Wednesday, August 21, 2013

Airbnb's 'Hollywood & Vine' competition

Another very creative use of Vine.  Airbnb are going to make a full length movie six seconds at a time, by asking their Twitter followers to make individual segments.

& with this vine:


Update - the finished film:

Personalised Coca Cola Posters

This is a nice stunt from Israel, and a good way to use the 'names' campaign idea

Friday, August 16, 2013

NatWest's Student Tips on Vine

Today British bank NatWest has bought the promoted trend #UniProof on Twitter to promote their studen accounts (yesterday was the day British students received their A Level results, meaning that many now know whether they can go to university or not).

As you can see from these Vines, they're taking the 'Top Tips' approach, also used by Lowe's the US DIY chain - see earlier post here.

It's great that we're now starting to see so many really creative uses of Vine.  I knew it would catch on!

Tuesday, August 13, 2013

"I'm 13 and none of my friends use Facebook"

I've been sent this article from Mashable a couple of times, and I think it's very persuasive - she's a great writer - but...

- Yes, Facebook has become more complex in the past few years, but that's because (I think) it's trying to do all of the top 20 things comScore says people do on the web - mail, messaging, videos, photos, events, music, news, search, and more.

- Facebook has reduced the visibility of games, much to the detriment of people like Zynga, but that may be a deliberate attempt to have fewer younger people (especially people under 13, who have to lie about their age to join, as many kids have done)

- 13 year olds may grow into it, when they and their friends organise more events of their own, get engaged, have families and so on.

- Facebook is probably more interested in 33 year olds than 13 year olds; most 33 year olds I know live their lives on the site.

This is a very good discussion of the article, and also this is something I wrote about social networking 7 years ago, saying that basically the cool kids will always find new bars to go to.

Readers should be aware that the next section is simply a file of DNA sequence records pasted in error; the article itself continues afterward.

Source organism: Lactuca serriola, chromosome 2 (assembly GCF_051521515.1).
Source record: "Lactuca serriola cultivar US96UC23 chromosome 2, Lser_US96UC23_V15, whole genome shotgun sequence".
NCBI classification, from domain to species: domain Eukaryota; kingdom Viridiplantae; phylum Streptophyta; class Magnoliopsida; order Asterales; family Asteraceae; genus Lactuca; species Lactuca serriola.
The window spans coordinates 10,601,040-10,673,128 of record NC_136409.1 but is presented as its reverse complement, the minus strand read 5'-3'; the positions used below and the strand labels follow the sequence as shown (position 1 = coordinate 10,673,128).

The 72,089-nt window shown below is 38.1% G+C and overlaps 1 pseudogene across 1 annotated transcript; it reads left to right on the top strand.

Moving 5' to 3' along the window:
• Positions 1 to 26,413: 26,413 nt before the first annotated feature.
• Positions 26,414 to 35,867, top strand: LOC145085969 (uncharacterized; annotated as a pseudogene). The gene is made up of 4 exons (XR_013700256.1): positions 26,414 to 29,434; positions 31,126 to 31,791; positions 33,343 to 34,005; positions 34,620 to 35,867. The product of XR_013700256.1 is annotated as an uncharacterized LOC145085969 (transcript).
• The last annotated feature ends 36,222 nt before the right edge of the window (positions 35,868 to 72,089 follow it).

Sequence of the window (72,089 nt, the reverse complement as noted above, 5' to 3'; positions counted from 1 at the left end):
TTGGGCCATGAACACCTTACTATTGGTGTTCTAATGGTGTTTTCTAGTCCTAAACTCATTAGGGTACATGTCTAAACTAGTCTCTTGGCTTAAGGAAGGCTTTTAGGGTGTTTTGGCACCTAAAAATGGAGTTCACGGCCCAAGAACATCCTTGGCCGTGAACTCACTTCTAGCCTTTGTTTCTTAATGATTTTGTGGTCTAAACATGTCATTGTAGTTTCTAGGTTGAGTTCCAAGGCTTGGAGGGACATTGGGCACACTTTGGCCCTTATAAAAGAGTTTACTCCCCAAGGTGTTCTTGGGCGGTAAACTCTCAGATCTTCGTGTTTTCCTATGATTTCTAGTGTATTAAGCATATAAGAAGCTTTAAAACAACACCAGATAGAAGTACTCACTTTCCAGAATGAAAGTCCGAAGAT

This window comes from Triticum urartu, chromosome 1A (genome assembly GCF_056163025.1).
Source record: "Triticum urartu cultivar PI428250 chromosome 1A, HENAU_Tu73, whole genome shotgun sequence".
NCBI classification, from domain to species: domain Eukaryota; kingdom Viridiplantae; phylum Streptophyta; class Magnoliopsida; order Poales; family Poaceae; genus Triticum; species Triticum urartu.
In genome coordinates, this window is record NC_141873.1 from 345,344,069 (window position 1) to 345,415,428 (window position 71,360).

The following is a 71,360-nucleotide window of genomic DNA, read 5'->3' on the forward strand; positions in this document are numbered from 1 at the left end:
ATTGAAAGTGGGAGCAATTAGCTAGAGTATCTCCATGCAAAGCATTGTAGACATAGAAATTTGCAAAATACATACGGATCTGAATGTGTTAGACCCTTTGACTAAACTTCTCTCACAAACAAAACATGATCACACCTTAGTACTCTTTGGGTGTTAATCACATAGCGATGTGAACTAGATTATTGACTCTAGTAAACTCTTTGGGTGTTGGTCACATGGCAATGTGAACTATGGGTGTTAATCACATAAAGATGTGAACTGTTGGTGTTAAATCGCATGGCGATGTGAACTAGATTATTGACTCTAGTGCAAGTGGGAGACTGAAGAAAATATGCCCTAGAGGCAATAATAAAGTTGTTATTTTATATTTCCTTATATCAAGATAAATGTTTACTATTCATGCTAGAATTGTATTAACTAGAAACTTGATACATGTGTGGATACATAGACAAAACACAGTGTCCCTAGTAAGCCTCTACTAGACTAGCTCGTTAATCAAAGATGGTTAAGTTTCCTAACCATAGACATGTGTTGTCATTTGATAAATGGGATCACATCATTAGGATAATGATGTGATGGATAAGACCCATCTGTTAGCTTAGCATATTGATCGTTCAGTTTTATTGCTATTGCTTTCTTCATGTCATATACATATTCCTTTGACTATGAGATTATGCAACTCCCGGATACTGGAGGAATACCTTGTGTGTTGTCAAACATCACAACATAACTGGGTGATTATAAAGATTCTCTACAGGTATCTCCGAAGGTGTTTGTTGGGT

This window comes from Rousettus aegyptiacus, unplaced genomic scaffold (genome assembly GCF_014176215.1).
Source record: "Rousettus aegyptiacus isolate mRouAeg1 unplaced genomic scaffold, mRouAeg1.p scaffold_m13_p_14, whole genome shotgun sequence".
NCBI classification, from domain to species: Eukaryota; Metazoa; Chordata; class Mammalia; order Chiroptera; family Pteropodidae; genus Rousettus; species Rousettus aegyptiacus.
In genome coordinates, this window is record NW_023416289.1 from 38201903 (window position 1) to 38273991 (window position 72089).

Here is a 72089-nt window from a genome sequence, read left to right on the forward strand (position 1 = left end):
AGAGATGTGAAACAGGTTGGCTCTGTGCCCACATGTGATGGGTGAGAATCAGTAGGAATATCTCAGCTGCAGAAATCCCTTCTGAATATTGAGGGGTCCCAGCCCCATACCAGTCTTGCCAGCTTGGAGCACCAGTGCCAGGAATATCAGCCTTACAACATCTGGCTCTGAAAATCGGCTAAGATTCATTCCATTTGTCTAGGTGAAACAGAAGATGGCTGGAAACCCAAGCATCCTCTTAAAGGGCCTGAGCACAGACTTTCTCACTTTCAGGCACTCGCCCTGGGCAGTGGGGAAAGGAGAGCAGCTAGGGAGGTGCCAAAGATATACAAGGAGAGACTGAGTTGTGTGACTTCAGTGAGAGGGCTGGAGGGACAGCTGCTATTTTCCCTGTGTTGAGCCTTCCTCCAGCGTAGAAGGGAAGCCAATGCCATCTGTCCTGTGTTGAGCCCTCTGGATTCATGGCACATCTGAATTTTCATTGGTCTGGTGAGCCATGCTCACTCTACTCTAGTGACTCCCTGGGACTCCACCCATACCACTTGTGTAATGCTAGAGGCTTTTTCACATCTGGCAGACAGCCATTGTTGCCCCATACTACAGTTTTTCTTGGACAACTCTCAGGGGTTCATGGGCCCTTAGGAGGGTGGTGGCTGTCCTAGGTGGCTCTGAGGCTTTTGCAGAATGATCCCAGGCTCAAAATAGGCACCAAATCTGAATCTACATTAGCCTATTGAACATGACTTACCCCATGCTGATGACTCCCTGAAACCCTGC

I think Facebook's strength is that they appeal to the mass, not the cool kids.

But they also have the cool kids through their purchase of Instagram.

How videos go viral on Twitter

There's a good piece on the Twitter blog about how 3 videos went viral on their site.

The three they look at are Ryan Gosling Won't Eat His Cereal, NASA's Space Oddity, and Bodyform's Real Beauty Sketches.

I think 'Ryan Gosling is the most interesting, because it was on Vine, and so will have been almost entirely spread by Twitter.  It's interesting that it was seeded out to two very popular accounts Best Vines Ever and Vine Loops, and then people re-shared from them - see a video of the spread below:

At the end of the post they produce these 4 conclusions:

"1. Twitter users love video
Tweets containing video have strong engagement rates, with 42% likely to retweet, reply, or mention brand Tweets that contain a fun or interesting video.

2. Videos are easily shareable
Videos integrate seamlessly into a Tweet, and every Tweet is instantly shareable. Make sure you devise a hashtag to organise the conversations around the video campaign and messages.

3. Promoted products amplify your reach
Use Promoted Tweets and Trends to help surface and amplify your message. Combine with interest and keyword targeting to hit the right audience.

4. Get creative with Vine
Vine lets you create six-second looping videos that are instantly shareable on Twitter. And if you really love it you can Re-vine!"

See also these two posts on how things happen on Twitter - momentary massive trends on Jan Moir & Jessie J

Friday, August 09, 2013

Best Vines - a 'Fast Show' for YouTube